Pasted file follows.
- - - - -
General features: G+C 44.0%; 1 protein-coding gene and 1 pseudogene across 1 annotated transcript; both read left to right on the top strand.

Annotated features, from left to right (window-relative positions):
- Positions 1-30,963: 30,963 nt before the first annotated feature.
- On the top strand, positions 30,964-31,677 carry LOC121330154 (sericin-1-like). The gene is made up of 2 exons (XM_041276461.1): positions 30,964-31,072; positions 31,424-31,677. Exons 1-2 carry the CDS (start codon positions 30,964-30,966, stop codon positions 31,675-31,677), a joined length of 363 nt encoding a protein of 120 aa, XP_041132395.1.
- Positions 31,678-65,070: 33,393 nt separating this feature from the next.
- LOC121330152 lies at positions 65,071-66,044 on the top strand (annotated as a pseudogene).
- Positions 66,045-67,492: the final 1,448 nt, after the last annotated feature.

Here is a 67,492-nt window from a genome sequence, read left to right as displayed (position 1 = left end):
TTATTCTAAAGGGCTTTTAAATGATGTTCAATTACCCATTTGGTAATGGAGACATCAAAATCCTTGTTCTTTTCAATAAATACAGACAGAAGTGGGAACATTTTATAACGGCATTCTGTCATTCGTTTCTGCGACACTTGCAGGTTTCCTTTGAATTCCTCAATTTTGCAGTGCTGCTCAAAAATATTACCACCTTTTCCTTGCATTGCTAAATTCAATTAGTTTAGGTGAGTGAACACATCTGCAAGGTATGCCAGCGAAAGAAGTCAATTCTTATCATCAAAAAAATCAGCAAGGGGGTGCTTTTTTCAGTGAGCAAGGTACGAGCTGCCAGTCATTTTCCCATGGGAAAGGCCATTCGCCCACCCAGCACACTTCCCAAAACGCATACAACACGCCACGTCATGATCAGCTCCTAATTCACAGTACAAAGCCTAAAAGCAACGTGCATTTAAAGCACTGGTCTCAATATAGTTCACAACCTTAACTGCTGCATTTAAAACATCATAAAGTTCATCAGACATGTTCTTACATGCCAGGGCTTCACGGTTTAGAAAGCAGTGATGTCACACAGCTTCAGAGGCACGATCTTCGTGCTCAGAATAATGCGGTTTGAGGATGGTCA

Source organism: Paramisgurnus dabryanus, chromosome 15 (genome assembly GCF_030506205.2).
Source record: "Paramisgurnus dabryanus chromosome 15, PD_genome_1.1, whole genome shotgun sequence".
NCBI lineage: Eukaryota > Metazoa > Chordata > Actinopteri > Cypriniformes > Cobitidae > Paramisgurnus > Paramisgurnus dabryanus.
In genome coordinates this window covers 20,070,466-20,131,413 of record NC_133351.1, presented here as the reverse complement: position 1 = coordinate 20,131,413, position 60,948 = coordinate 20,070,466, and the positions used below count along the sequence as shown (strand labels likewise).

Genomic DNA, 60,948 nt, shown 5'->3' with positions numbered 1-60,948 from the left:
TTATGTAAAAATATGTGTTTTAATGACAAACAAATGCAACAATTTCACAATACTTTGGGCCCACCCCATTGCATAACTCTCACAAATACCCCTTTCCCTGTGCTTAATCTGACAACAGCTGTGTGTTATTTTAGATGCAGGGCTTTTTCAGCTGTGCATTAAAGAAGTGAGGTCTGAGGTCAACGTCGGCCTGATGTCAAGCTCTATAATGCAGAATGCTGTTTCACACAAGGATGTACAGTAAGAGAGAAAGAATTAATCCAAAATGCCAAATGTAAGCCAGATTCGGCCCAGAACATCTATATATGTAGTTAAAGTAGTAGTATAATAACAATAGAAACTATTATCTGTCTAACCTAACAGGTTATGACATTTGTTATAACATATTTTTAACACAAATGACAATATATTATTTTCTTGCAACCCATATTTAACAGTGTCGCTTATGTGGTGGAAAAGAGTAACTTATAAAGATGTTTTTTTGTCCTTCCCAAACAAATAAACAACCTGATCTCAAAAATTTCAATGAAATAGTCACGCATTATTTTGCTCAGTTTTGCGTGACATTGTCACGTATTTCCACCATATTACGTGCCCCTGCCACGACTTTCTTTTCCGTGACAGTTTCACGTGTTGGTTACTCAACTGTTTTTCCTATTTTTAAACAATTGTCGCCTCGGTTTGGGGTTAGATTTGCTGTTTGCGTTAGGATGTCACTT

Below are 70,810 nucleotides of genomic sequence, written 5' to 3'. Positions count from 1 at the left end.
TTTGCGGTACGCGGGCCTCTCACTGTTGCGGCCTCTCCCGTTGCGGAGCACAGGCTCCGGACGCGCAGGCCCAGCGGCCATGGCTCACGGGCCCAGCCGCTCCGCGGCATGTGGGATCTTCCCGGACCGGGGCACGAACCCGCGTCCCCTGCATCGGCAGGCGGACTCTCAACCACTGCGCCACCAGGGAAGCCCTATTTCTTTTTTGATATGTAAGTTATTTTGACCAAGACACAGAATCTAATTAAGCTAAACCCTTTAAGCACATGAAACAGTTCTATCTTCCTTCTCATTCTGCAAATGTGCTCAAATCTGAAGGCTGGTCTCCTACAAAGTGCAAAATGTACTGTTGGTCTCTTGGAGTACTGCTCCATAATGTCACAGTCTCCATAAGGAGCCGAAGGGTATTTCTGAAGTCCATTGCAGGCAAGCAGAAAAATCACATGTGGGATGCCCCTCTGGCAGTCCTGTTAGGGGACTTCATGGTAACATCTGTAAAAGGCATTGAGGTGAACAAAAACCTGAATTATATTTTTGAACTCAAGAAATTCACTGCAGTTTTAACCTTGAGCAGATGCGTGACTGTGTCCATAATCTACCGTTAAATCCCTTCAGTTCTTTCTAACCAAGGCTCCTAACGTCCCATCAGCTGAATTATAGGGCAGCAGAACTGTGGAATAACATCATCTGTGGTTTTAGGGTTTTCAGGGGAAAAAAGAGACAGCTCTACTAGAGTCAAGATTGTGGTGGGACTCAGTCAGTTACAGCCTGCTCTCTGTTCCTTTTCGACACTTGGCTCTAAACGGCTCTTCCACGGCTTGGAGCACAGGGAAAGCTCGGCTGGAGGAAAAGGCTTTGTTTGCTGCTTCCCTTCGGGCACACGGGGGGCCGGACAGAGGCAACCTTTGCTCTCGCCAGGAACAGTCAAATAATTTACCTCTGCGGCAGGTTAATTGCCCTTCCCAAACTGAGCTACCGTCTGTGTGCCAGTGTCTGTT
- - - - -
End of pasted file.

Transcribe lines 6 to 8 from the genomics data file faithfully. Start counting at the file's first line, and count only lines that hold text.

- LOC121330152 lies at positions 65,071-66,044 on the top strand (annotated as a pseudogene).
- Positions 66,045-67,492: the final 1,448 nt, after the last annotated feature.

Here is a 67,492-nt window from a genome sequence, read left to right as displayed (position 1 = left end):